EVENTS IN 2017
Join us as the Hanover Historical Society presents a program featuring author and historian John Galluzzo.
7pm, Wednesday, February 22, 2017
John Curtis Free Library,
534 Hanover Street, Hanover, MA
Barstow’s Shipyard, Hanover, photograph by L. Vernon Briggs, ca.1889, Hanover Historical Society Archives
The Hanover Historical Society owns a collection of thirteen needlework samplers from the early 19th century. Commonly made by young girls as a way to learn sewing, samplers are prized today for their artistry and their history. Like other craft traditions, samplers were taught by women who were experienced needle-workers to young girls and teenagers. Samplers are sometimes simple, just letters and numbers in silk sewn onto a linen canvas, but sometimes they show remarkable skill in creating flowers, decorative borders, architectural elements, and sayings similar to the epitaphs on gravestones.
Cemetery Tour, Union Cemetery, Assinippi, Saturday April 15th, 10am
Explore the stones, the stories, and the grounds of Union Cemetery in the Assinippi neighborhood of Hanover with Stephen O’Neill, the Executive Director of the Hanover Historical Society. The Cemetery was established in 1789 and still used for burials today. The cemetery features interesting stones from the late eighteenth and nineteenth centuries, a series of vaults and tombs, and grounds that were laid out in an ordered fashion unlike many of the older burying grounds, making this one of the rare Federalist-style cemeteries. Plots were originally sold by a group of proprietors who owned the cemetery.
Tour will last about an hour.
Memorial Day, Monday,May 29th, Parade at 10am, Stetson House open, 9am to 3pm
Historic American Drums, June 3rd through Aug 26th
The house is called the “Drummer Samuel Stetson House” for its builder and first owner and in the collection of the Hanover Historical Society is a rare and well-preserved example of an early American drum. The drum was carried by Avery Deane of Plympton in the Hanover Rifle Company and dates from ca.1816-1820. The dark green paint is reminiscent of the color of the company’s uniforms. This drum and others from private and public collections will be displayed at Stetson House for their craftsmanship, their folk-art painting, and their history as musical instruments of both war and peace. The exhibit will provide an opportunity to examine the role drums played in local history; they were used by the Native Wampanoag, drums were brought on board the Mayflower, drums called men to service in the Revolution and the Civil War, and drums were played by generations of Hanover’s residents.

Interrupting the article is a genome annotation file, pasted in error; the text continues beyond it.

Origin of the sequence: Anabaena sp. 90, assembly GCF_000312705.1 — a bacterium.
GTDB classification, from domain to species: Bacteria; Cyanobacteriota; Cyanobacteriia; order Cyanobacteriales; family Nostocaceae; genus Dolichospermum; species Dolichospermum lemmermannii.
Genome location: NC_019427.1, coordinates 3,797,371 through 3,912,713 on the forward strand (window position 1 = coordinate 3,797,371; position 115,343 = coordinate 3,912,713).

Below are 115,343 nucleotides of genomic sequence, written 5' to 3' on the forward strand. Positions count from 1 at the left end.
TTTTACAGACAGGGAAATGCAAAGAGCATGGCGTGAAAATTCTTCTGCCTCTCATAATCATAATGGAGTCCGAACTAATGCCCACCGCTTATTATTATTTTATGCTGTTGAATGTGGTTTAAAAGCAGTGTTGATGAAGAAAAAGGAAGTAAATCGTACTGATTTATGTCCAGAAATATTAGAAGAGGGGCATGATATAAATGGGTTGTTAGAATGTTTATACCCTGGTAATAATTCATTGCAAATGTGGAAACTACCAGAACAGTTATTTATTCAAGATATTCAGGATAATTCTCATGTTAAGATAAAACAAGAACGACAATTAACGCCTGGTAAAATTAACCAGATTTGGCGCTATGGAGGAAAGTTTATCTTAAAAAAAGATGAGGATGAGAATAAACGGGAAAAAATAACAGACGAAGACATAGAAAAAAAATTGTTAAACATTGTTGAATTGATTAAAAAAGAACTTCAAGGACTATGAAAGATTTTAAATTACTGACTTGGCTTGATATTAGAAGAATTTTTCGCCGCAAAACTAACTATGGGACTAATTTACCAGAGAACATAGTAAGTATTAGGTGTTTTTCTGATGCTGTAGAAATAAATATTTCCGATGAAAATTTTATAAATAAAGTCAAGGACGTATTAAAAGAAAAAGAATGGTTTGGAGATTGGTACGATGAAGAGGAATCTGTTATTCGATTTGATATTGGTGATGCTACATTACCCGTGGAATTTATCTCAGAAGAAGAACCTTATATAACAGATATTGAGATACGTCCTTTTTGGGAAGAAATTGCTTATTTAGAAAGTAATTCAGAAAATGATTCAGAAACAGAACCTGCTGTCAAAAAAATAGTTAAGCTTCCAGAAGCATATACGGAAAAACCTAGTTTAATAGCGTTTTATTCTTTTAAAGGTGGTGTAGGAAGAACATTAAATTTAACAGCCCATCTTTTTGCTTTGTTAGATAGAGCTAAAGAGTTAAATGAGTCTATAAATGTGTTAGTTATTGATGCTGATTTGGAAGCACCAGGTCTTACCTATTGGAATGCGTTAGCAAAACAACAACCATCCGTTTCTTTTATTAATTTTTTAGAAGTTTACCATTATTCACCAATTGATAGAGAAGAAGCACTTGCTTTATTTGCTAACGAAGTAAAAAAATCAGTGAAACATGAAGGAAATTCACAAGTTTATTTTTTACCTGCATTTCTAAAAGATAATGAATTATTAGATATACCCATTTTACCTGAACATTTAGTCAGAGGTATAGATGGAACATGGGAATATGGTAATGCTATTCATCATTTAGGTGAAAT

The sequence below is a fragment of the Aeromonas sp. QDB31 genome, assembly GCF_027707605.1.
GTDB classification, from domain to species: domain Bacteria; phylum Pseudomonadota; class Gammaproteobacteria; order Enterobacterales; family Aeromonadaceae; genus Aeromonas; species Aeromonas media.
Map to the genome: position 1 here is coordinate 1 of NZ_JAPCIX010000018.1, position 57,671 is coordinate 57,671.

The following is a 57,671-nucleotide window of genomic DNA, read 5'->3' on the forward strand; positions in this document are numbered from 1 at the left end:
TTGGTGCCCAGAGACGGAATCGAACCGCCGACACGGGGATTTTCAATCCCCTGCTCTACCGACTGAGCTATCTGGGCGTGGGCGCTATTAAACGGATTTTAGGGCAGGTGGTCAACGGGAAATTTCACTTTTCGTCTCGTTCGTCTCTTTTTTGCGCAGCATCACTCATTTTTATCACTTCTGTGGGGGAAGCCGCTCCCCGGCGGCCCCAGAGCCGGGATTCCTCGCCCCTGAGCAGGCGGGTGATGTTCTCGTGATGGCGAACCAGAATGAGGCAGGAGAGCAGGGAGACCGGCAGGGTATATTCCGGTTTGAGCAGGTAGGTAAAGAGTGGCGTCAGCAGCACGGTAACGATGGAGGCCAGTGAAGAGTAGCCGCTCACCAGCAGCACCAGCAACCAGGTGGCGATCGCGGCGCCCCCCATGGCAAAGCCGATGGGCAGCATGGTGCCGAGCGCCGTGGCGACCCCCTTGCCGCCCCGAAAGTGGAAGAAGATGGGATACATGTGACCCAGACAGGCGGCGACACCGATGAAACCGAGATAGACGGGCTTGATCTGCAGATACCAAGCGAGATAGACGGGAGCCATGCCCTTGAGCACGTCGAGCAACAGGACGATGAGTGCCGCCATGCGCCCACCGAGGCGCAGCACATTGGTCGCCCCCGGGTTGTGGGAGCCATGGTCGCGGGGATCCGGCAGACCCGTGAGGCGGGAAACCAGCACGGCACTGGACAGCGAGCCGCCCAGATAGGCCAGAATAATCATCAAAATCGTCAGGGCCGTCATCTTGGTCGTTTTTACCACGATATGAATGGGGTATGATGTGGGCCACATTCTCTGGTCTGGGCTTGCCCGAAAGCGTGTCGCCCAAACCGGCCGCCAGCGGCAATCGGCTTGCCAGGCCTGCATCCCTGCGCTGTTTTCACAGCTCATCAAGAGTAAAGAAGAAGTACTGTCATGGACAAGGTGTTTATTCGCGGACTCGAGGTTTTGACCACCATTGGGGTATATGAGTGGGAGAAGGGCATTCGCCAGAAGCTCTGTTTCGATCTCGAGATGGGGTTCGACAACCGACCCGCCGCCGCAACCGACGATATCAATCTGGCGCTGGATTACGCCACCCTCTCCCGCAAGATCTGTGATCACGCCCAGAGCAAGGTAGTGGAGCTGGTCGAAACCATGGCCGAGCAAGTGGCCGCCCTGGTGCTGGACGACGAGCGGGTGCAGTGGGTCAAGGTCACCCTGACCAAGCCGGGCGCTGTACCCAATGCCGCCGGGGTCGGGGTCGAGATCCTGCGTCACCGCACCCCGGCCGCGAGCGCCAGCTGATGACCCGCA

Saturday, June 24th, Hanover Day at Stetson House
Hanover Day is an event not to be missed! Stop by the Stetson House between 10am and 4pm, for activities in celebration of Hanover Day. The Stetson House, Cobbler’s Shop and Barn will be open all day, with special activities from 10am to 2pm. Hanover Garden Club will continue their tradition of providing a Fairy Garden activity on the Stetson House grounds. HHS members will again demonstrate crafts in front of the Barn. See the historic Charles Gleason wagon, the Ezra Phillips & Son 1889 wagon. Since this occurs at the Drummer Samuel Stetson House, new this year will be Drum-Craft, where professional drummers will discuss the history of drums and drumming with antique and modern drums. There’ll even be toy drums for children to try!
“Prouty Plow: Symbol of Hanover”
Stetson House Barn, 514 Hanover Street, Hanover MA
There is an image of a plow on the Town of Hanover seal. It is one of the symbols of the community along with the anchor made for the USS Consittution. The plow is known as the “Prouty Plow,” after its inventor. But how much do you really know about it?
The Prouty Plow was invented by David Prouty (1778-1846) who lived in North Hanover from 1811 until 1836. He developed a cast iron blade that would be more effective for the rocky soil of New England. Prouty demonstrated the plow to his doubtful Hanover neighbors and won their praise. The plow was so successful that he joined with John Mears to form Prouty & Mears, had patents for his plows, and moved to Boston. Stop by Stetson House on Saturday, August 12th, from 10am to 3pm to learn more about the David Prouty and his plow.
The Stetson House is Hanover’s oldest structure and one of the very few First Period (1620-1720) houses left in Massachusetts. The story of construction, its history of ownership through four generatons of Stetsons, is occasional use as a meetinghouse, tavern, and post office, and its preservation as a museum since the 1920s will form the basis for this exhibit. It will explore and celebrate this house for its architectural significance, its social importance as a home for the Stetson family almost two centuries, and its place as one of Hanover’s most identifiable landmarks. The exhibit will use photographs, artwork, and the memories of Hanover’s residents to appreciate the house’s historic past and its preservation for the future.
The Annual Meeting of the Hanover Historical Society will be scheduled for October. This year’s guest speaker will be Board Member, author, and historian John Galluzzo.
December, Festival of Trees Celebrating the Holidays at the Stetson House